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I'm looking to renew an SSL (okay, TLS) wildcard certificate with a well-known service. I need to provide a CSR, which I have created using a 2048-bit key. I also need to choose a signature hash. The service offers three choices: SHA-256, SHA-384, and SHA-512. Of these, SHA-256 is the default.

This confuses me. Isn't a longer hash presumed to be always stronger? Is there a good reason I might want the smaller 256-bit signature hash over the larger 512 or is this likely just a UI mistake? Are there some applications that can't use 512 bit hashes yet?

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    Could it have something to do with compability? – Peter Jul 19 '17 at 15:22
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From a security perspective, it would be pretty pointless. In practical terms, SHA-256 is just as secure as SHA-384 or SHA-512. We can't produce collisions in any of them with current or foreseeable technology, so the security you get is identical.

From a non-security perspective, the reasons to chose SHA-256 over the longer digests is probably more easily apparent. It's smaller, requiring less bandwidth to store and transmit, less memory and in many cases less processing power to compute. (There are cases where SHA-512 is faster and more efficient.)

Third, there are likely compatibility issues. Since virtually no one uses certs with SHA-384 or SHA-512, you're far more likely to run into systems that don't understand them. There are probably fewer issues now than in the past, but again, you're buying yourself risk for no gain.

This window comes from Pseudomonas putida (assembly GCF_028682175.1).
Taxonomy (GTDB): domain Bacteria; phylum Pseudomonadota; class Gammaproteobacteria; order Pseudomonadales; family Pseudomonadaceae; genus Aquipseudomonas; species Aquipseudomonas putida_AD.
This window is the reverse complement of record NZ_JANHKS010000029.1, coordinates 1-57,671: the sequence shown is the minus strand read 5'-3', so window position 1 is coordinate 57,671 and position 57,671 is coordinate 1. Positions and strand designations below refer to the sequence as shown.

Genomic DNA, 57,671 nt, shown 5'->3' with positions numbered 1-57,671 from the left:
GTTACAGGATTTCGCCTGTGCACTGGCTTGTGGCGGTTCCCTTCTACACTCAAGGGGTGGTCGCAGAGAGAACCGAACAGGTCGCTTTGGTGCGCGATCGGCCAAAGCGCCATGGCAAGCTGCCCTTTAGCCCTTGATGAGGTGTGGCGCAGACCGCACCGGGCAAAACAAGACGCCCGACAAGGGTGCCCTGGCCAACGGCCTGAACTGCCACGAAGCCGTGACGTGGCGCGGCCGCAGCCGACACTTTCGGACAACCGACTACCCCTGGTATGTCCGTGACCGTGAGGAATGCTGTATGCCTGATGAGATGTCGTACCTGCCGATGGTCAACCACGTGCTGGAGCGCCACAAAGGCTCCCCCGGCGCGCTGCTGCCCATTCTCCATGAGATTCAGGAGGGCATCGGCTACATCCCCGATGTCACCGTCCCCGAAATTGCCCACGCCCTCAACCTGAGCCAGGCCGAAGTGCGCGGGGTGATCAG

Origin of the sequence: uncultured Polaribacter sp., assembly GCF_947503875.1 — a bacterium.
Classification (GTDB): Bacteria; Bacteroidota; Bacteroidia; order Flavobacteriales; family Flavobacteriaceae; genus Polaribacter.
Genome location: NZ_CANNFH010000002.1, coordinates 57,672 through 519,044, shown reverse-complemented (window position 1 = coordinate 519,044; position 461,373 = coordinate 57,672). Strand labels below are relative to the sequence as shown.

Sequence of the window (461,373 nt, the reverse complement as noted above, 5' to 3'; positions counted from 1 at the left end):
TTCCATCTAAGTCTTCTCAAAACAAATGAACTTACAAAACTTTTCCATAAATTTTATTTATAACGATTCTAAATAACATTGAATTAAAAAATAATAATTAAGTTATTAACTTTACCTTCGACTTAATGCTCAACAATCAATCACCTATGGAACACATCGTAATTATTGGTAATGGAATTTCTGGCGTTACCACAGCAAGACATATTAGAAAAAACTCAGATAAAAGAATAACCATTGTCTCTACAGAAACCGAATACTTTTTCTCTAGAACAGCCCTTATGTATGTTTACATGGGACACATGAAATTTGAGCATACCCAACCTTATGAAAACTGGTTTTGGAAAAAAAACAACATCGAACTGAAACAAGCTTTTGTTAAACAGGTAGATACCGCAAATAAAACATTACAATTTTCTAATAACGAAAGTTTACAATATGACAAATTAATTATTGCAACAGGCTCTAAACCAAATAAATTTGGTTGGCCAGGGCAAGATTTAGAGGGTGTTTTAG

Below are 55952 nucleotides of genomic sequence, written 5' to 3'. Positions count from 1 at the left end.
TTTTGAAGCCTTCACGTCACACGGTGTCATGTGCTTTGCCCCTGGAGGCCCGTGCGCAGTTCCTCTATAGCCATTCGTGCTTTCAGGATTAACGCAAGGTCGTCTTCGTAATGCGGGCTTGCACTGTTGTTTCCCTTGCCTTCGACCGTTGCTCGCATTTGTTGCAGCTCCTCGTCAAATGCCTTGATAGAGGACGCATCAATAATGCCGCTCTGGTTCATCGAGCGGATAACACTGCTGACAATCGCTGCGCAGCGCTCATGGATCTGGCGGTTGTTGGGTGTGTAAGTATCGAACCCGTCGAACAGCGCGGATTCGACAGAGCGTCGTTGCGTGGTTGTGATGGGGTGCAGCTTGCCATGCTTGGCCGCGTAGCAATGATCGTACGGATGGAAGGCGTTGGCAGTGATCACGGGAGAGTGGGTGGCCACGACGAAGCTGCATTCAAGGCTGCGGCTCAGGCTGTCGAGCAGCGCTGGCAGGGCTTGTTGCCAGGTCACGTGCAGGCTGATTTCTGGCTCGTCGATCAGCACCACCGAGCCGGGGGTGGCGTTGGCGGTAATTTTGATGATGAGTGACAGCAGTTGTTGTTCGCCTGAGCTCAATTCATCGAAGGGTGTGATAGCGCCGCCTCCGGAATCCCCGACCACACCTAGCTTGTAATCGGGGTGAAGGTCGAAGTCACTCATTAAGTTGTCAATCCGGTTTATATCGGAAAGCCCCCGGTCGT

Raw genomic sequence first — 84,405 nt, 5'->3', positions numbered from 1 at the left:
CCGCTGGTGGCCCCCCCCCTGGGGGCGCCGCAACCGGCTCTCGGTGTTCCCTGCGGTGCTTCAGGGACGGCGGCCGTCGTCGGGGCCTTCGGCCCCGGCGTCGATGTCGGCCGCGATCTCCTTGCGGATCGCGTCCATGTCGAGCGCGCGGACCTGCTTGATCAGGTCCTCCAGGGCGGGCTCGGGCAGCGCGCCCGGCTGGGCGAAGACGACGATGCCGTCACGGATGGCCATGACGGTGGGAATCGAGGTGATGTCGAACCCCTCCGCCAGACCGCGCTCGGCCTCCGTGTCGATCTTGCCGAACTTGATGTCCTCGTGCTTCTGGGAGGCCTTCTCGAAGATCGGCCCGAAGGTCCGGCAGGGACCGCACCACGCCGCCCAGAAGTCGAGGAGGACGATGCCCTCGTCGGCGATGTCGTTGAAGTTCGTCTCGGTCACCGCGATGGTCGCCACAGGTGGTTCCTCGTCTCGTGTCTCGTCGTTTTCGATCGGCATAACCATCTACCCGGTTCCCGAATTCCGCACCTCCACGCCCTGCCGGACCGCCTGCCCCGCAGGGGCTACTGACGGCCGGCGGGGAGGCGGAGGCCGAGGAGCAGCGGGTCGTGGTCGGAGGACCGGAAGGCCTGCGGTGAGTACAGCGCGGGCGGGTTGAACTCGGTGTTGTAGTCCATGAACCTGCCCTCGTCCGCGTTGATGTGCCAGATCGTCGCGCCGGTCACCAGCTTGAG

So, at the present time, there are no clear advantages to choosing SHA-384 or SHA-512, but there are obvious disadvantages. This is why SHA-256 is the universal choice for modern certs for websites.

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The only real advantage that SHA-512 might have over SHA-256 is collision resistance, a term that in cryptography has a very narrow meaning. SHA-256 claims 128-bit collision resistance, SHA-512 claims 256-bit. If or when a practical quantum computer is built, we might need the 256-bit collision resistance.

Since SSL certificates typically have expiration dates in a relatively short term, it's just fine to get a SHA-256 certificate today, because it'll expire before a practical quantum computer is built (if that ever happens).

Apart from that:

  • SHA-256 outputs are shorter, which saves bandwidth.
  • Different hardware favors different functions. SHA-512 is generally faster on 64-bit processors, SHA-256 faster on 32-bit processors. (Try the command openssl speed sha256 sha512 on your computer.)
  • SHA-512/256 sits right in between the two functions—the output size and security level of SHA-256 with the performance of SHA-512—but almost no systems use it so far.
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    Even if QCs work as predicted and can compute a hash invocation as cheaply as a conventional computer, finding a collision would still be very expensive (It needs $2^{85}$ hash invocations, instead of $2^{128}$). And DJB even claims that there is no speedup at all in realistic cost models that consider the cost of RAM access circuitry. – CodesInChaos Jul 20 '17 at 10:56
  • This is the more complete answer. – Kyle Burkett Oct 22 '18 at 13:34

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